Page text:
Tiger Claws at Food Insecurity

For over 95 years, consumer goods giant, Tiger Brands, has provided South Africans with some of its most loved and admired brands – the likes of KOO, Jungle, Black Cat, Oros, Tastic and All Gold. While Tiger remains the largest manufacturer of branded FMCGs in Southern Africa –  with an operational footprint that extends over several African countries – the company is also firmly rooted in doing good for society, most notable in the area of food and nutrition security. This month, Leadership Magazine spoke to the company’s CEO, Lawrence Mac Dougall, to understand his perspectives on addressing the challenges and how Tiger uses its muscle to make a difference to communities that are food insecure.

Q:  Globally, the issue of food security is gaining momentum. The UN has pronounced the ending of hunger, achieving food security and improved nutrition, as a Sustainable Development Goal. What role should business be playing in the achievement of this?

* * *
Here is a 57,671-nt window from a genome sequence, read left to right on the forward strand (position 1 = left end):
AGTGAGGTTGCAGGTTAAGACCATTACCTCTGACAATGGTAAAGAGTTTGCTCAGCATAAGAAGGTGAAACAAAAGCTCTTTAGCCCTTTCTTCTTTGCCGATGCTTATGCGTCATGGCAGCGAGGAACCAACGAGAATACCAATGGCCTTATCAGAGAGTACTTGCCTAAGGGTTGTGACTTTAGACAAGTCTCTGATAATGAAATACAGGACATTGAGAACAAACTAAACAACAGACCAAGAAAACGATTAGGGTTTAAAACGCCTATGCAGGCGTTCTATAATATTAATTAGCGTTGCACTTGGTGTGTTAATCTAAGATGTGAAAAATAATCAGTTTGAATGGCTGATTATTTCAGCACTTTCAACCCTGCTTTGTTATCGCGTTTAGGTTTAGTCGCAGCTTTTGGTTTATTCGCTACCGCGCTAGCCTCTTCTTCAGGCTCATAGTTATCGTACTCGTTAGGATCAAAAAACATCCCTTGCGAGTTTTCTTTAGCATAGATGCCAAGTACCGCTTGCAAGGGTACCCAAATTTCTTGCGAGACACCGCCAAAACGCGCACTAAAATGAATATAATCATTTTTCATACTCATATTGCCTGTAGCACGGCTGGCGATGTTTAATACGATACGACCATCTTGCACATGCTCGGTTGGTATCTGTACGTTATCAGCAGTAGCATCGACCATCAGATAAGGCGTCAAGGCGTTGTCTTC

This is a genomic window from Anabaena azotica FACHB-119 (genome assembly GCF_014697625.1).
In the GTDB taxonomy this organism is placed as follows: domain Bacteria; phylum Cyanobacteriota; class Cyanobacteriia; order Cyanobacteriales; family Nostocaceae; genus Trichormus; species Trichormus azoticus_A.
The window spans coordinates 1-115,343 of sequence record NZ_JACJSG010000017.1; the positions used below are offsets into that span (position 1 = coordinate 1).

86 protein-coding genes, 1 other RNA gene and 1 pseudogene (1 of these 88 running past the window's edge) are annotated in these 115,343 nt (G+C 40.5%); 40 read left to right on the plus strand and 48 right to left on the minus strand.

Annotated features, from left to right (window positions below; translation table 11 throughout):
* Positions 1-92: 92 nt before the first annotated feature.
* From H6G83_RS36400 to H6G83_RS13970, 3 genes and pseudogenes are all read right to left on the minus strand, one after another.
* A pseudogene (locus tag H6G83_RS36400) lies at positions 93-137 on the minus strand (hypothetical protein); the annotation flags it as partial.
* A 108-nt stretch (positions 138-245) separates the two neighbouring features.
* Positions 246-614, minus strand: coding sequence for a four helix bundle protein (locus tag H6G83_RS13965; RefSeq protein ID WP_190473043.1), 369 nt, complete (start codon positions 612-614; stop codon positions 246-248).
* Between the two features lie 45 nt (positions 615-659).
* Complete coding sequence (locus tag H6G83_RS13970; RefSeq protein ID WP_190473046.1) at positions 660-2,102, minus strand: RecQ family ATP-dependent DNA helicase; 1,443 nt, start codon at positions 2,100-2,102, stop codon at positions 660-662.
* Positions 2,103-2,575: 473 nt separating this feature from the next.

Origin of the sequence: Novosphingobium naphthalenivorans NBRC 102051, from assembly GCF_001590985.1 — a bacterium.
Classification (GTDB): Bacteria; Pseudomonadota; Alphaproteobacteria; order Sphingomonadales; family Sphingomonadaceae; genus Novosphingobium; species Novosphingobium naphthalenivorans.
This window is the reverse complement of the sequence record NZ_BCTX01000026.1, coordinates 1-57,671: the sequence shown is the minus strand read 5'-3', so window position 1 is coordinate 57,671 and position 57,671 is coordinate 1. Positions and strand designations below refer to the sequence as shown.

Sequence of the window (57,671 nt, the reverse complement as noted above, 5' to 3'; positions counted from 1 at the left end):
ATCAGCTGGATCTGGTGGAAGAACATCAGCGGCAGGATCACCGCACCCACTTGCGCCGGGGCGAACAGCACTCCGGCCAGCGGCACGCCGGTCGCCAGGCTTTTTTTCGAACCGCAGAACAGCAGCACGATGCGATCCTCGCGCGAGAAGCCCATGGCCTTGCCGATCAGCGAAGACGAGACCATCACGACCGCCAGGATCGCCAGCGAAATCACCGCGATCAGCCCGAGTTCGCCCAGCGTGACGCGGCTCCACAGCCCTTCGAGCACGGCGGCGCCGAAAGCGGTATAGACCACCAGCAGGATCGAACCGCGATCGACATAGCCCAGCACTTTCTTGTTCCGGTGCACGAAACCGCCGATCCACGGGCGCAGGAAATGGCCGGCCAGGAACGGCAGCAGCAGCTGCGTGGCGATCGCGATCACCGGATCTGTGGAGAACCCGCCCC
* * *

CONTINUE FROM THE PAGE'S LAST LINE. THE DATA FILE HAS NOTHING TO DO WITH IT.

Lawrence: Food security is one of the most critical challenges of our time – it is estimated that some 795 million people in the world do not have enough food to lead a healthy active life. In South Africa, about 12 million people – 23 percent of the population – are food insecure. That’s a staggering number of people who face challenges around their basic survival every day.

Hunger hampers progress. It’s very difficult for hungry children to learn and a society that is hungry cannot give its attention to other key areas of economic development and progress. This has a direct impact on business’ ability to remain sustainable. So we as business are taking a very keen interest in addressing food security.